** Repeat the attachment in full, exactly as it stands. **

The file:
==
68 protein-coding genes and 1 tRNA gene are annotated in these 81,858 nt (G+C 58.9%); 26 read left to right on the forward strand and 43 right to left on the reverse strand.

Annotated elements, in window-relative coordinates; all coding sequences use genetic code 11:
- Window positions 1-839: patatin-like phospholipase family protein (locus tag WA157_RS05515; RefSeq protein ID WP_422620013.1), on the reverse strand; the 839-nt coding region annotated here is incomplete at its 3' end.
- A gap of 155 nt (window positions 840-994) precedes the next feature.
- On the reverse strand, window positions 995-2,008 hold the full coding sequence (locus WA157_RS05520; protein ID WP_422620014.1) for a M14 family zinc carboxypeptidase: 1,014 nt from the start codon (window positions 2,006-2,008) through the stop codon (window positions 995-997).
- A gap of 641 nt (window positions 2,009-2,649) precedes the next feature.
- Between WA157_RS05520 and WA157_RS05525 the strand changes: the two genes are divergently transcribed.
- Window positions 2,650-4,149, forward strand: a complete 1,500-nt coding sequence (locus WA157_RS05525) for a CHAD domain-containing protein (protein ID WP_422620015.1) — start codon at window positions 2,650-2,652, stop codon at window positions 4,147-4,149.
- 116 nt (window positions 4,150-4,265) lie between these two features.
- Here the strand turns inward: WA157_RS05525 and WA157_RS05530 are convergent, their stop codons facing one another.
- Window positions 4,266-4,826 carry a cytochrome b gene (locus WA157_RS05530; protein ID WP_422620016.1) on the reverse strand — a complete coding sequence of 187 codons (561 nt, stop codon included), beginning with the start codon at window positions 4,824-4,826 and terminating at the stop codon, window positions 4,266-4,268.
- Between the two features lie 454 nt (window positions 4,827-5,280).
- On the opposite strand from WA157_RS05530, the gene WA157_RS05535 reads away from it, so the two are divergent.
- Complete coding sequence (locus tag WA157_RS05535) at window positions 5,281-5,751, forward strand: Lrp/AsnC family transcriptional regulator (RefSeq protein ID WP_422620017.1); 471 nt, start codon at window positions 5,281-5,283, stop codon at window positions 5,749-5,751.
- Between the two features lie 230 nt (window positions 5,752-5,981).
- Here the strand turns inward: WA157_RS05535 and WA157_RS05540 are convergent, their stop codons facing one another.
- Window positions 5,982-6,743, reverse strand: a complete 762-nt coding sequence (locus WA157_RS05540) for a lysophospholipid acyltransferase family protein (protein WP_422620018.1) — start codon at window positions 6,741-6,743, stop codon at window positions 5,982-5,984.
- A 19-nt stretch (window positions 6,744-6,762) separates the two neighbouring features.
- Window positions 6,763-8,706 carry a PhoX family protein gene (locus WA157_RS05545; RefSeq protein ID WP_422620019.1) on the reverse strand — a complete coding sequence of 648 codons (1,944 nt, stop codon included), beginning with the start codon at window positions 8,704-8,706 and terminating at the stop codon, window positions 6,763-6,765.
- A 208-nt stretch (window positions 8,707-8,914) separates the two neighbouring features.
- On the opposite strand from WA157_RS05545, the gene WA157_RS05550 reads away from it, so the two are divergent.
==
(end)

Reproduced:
68 protein-coding genes and 1 tRNA gene are annotated in these 81,858 nt (G+C 58.9%); 26 read left to right on the forward strand and 43 right to left on the reverse strand.

Annotated elements, in window-relative coordinates; all coding sequences use genetic code 11:
- Window positions 1-839: patatin-like phospholipase family protein (locus tag WA157_RS05515; RefSeq protein ID WP_422620013.1), on the reverse strand; the 839-nt coding region annotated here is incomplete at its 3' end.
- A gap of 155 nt (window positions 840-994) precedes the next feature.
- On the reverse strand, window positions 995-2,008 hold the full coding sequence (locus WA157_RS05520; protein ID WP_422620014.1) for a M14 family zinc carboxypeptidase: 1,014 nt from the start codon (window positions 2,006-2,008) through the stop codon (window positions 995-997).
- A gap of 641 nt (window positions 2,009-2,649) precedes the next feature.
- Between WA157_RS05520 and WA157_RS05525 the strand changes: the two genes are divergently transcribed.
- Window positions 2,650-4,149, forward strand: a complete 1,500-nt coding sequence (locus WA157_RS05525) for a CHAD domain-containing protein (protein ID WP_422620015.1) — start codon at window positions 2,650-2,652, stop codon at window positions 4,147-4,149.
- 116 nt (window positions 4,150-4,265) lie between these two features.
- Here the strand turns inward: WA157_RS05525 and WA157_RS05530 are convergent, their stop codons facing one another.
- Window positions 4,266-4,826 carry a cytochrome b gene (locus WA157_RS05530; protein ID WP_422620016.1) on the reverse strand — a complete coding sequence of 187 codons (561 nt, stop codon included), beginning with the start codon at window positions 4,824-4,826 and terminating at the stop codon, window positions 4,266-4,268.
- Between the two features lie 454 nt (window positions 4,827-5,280).
- On the opposite strand from WA157_RS05530, the gene WA157_RS05535 reads away from it, so the two are divergent.
- Complete coding sequence (locus tag WA157_RS05535) at window positions 5,281-5,751, forward strand: Lrp/AsnC family transcriptional regulator (RefSeq protein ID WP_422620017.1); 471 nt, start codon at window positions 5,281-5,283, stop codon at window positions 5,749-5,751.
- Between the two features lie 230 nt (window positions 5,752-5,981).
- Here the strand turns inward: WA157_RS05535 and WA157_RS05540 are convergent, their stop codons facing one another.
- Window positions 5,982-6,743, reverse strand: a complete 762-nt coding sequence (locus WA157_RS05540) for a lysophospholipid acyltransferase family protein (protein WP_422620018.1) — start codon at window positions 6,741-6,743, stop codon at window positions 5,982-5,984.
- A 19-nt stretch (window positions 6,744-6,762) separates the two neighbouring features.
- Window positions 6,763-8,706 carry a PhoX family protein gene (locus WA157_RS05545; RefSeq protein ID WP_422620019.1) on the reverse strand — a complete coding sequence of 648 codons (1,944 nt, stop codon included), beginning with the start codon at window positions 8,704-8,706 and terminating at the stop codon, window positions 6,763-6,765.
- A 208-nt stretch (window positions 8,707-8,914) separates the two neighbouring features.
- On the opposite strand from WA157_RS05545, the gene WA157_RS05550 reads away from it, so the two are divergent.